It is natural for philosophers to take ignorance as their adversary. Philosophers love wisdom and wisdom is the antidote to ignorance. Knowledge is sometimes understood as holding intrinsic value but in many cases it is of extrinsic value too. Ignorance is often the basis of stupidity, such as when it is the root cause of racism or homophobia. Wilful ignorance is negligent and vocal ignorance is harmful, when given a platform.
The relationship of philosophy to ignorance is nevertheless complicated. Someone once put it to me that philosophy was about discovering new areas of ignorance. What we learn in philosophy are the new things we don’t know about. And in venturing into those spaces to eliminate the ignorance, we discover even more that we would need to know. We are always uncovering the hidden complexity within an issue that initially looked simple.
This constitutes a major problem for the philosophical method. Because so many issues are interconnected, for all we know there might be infinite complexity behind every subject. Philosophy is a Sisyphean labour. But we are finite beings with only so much time in which to work. Where, then, do we stop? The practical and pressing question we all face is how much ignorance we are willing to tolerate.
I’ve tried to approach this problem pragmatically in my career since I knew that to become a professional philosopher I would have to publish articles and books. The trick was to make them look complete, yet I recognise that all philosophy is incomplete. The purist in me accepts, in a very real sense, that I am still working on my first book. Back in the early-90s, I wanted to write on free will. When I started on the literature, I realised that to understand free will, I would need to grapple with some difficult metaphysical topics, such as causation, properties and laws of nature. So I went and studied those. As I started on causation, though, I found that I would have to understand powers, and possible worlds, and Humeanism, and so on. And to understand powers, I would have to read Aristotle, and Aquinas, and a growing contemporary literature that directs me to further problems. The philosophical task is never ending, which is why I’ve still not written my first book.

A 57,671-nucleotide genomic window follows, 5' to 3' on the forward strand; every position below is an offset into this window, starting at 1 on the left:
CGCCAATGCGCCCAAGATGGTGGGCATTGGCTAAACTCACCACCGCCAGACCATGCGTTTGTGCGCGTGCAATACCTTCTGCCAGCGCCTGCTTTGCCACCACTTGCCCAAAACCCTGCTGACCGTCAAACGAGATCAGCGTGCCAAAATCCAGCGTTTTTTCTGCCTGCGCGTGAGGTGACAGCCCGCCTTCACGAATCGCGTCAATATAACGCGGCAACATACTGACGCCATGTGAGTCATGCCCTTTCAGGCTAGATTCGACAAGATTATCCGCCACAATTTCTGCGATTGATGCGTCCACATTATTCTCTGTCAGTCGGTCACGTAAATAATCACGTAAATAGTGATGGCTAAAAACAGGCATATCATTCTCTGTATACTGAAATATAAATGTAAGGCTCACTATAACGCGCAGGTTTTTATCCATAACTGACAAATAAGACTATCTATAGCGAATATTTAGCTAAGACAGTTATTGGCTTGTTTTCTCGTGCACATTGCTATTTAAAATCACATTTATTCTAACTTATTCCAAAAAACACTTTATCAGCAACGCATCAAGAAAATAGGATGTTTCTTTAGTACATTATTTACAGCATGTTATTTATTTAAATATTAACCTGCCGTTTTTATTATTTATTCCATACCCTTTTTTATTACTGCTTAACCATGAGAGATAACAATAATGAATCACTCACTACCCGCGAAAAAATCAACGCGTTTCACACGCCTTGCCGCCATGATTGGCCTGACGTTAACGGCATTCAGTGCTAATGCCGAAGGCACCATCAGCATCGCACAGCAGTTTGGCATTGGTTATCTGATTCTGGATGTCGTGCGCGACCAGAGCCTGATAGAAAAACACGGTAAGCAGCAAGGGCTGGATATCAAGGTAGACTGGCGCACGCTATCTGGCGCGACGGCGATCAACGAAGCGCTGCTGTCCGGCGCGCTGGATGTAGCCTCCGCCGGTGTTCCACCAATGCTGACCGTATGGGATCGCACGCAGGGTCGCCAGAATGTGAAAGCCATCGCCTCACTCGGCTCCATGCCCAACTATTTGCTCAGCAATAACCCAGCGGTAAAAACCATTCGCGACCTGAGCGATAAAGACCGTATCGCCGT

Perhaps the true philosophical attitude is to take joy in one’s uncompletable task and pleasure in discovering the hidden complexity behind apparent simplicity. Easy answers are tempting but a serious task of philosophy is also to problematize: to draw attention to the underlying ignorance. It would be a startling discovery that philosophers are actually seeking ignorance rather than knowledge. We are, but such ignorance is not an end in itself. We do want to know; it’s just that we also understand how difficult that is. The ignorance we reject is not simply a lack of knowledge but more of a rush to judgment and deficiency of natural curiosity. It can be fine to admit that we don’t know something. More our enemy is thinking that we know something we don’t.